Whereas we analyzed the power for monogenic traits in three different categories (exonic, non-exonic, lincRNA), it is difficult to predict in which category a genetic study will fall and thus what the exact power of a study will be because generally there is no prior knowledge on the causal variant36. Overall power estimates either way suggest the dog should generally be well-suited to detect associations2. While power calculations for a wide range of inheritance models are beyond the scope of this comparative paper, we do provide the necessary r² estimates in supplement (Suppl. Table S3) to make power calculations based on the relation between the non-centrality parameter λ and r² much more feasible21. While the used study design was optimal in terms of case-control balance and by assuming a monogenic, highly penetrant trait, additional choices might still improve the power to detect associations. Firstly, as the power depends strongly on the SNP density of a specific region, choosing novel and bigger WES designs that target a larger region of the genome will likely result in a higher power5,10. Whereas we estimated that EG-GWAS with the exome-1.0 outperformed GWAS with the classical cHD array for 6 up to 22% of the genome (depending upon chromosomes), it is clear that a similar analysis for the exome-plus (target size of 152 Mb) would result in far higher estimates. The same applies for novel SNP array designs with higher density that will be developed. However, increasing SNP density does not necessarily always result in an increased power: as demonstrated for several regions (e.g. chromosome 1: position 50–60 Mb), a similar or even higher r² can sometimes be reached with a smaller number of SNPs. Secondly, we deliberately focused in this study on the Poodle breed for the power analysis. This breed had the lowest r², indicating that the association between causal and tagSNPs will generally be lower compared to other canine breeds. For the majority of other breeds, the LD is more extensive (as shown for the Golden and Labrador retriever), indicating that the power will in general also be higher2,6,7. Additionally, computational methods like genotype imputation have recently been shown to be both feasible and accurate in the dog and will likely improve mapping efforts in the near future39. Genotype imputation is a method that requires a reference panel to predict additional genotypes, based on a far smaller number of actually genotyped variants39. It thus has the potential to tremendously increase the number of variants. It should however be stressed that the quality of the imputation depends strongly on the reference panel and that especially rare variants can be difficult to impute39. As such, imputation should always be performed taking these limitations into account.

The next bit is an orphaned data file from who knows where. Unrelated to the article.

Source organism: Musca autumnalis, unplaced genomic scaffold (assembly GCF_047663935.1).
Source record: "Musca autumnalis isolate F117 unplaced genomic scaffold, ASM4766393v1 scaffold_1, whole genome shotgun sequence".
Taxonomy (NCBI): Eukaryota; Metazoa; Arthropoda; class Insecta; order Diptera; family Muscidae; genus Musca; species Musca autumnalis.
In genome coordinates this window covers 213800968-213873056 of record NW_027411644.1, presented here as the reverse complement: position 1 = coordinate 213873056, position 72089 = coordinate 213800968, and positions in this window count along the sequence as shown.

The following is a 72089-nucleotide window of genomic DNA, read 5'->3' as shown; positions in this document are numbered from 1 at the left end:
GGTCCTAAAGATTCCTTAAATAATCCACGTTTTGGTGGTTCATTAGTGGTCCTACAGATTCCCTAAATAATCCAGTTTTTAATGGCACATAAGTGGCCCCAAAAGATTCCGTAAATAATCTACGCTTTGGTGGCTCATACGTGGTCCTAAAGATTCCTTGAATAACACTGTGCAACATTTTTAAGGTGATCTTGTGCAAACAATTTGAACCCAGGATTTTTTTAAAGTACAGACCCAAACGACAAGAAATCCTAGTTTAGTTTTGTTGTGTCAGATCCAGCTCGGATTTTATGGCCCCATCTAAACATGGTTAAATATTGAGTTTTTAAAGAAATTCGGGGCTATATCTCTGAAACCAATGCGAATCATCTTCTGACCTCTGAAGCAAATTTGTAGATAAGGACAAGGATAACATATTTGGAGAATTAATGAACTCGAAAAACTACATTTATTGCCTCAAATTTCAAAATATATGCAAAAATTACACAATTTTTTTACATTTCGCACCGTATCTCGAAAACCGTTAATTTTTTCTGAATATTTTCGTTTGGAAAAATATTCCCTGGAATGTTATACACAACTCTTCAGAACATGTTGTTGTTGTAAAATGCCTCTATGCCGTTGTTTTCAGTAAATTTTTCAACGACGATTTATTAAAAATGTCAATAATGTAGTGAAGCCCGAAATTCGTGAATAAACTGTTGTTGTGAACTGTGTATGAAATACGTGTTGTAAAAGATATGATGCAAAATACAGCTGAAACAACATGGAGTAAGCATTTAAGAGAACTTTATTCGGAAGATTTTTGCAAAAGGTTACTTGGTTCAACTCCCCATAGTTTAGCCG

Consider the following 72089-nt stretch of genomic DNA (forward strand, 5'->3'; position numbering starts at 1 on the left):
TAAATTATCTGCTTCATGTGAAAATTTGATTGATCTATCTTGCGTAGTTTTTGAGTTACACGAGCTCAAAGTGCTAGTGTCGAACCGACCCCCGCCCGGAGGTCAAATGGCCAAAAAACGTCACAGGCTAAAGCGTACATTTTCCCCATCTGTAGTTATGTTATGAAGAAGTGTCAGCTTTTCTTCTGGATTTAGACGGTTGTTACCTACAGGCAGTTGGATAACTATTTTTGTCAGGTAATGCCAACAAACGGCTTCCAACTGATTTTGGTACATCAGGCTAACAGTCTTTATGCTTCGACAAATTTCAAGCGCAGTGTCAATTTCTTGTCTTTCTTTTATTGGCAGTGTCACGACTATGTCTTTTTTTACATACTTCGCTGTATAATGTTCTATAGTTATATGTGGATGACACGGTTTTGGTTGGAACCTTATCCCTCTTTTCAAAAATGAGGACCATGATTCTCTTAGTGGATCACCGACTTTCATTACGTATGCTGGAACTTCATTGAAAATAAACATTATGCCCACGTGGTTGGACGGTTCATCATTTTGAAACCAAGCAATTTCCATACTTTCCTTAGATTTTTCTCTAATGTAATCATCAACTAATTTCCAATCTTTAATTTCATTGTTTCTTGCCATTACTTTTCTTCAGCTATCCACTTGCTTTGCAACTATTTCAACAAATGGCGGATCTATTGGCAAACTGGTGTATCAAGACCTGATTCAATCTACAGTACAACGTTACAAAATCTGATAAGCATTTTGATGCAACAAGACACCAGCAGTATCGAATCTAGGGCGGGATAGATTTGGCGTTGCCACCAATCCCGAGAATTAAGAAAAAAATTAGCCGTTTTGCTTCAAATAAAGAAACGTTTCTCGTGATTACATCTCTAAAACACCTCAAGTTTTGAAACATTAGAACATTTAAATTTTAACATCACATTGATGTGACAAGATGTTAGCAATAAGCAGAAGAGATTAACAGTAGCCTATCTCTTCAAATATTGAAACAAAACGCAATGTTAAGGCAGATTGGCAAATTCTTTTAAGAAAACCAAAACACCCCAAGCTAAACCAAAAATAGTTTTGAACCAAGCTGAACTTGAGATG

Given the population history of the dog, a multi-breed approach has been shown to be highly amenable, if used properly8,16,23,24,25. The benefits of such an approach were also evidenced in this study. For two phenotypes, fixed within breeds, a mapping approach across breeds was adopted. Firstly, it allowed us to restate that this approach is highly powerful, as previously described8. Secondly, it also demonstrated practically what can be expected for an EG-GWAS or GWAS approach for an exonic causal variant: for both phenotypes investigated, EG-GWAS had a high mapping precision with significant SNPs corresponding directly to or very close to the causal variant and the minimum sample size might be slightly lower. It has to be emphasized nevertheless that this does not necessarily implies subsequent steps will never be necessary: the first time EG-GWAS was used, the correct locus was significantly associated, but downstream WGS was necessary to identify the causal inversion due to its non-exonic location11. As a note of warning, especially for across breed association studies, precautionary measures to avoid spurious associations due to population stratification have to be taken40.

Whereas the focus lies here on the dog, we hypothesize the use of EG-GWAS in other species as well because the prerequisites are fairly limited. As WES designs are increasingly available for a wide range of species, the main limitation is the amount of LD in the genome. For both the cow (Bos taurus) and the domestic pig (Sus scrofa) WES designs have been developed41,42. However, in both species, the LD does tend to be lower43,44. These results suggest that it is likely that EG-GWAS will still be possible, however, sample size estimates will probably have to be increased to get significant results. This does seem to stress again that the dog is rather unique and highly amenable for these approaches.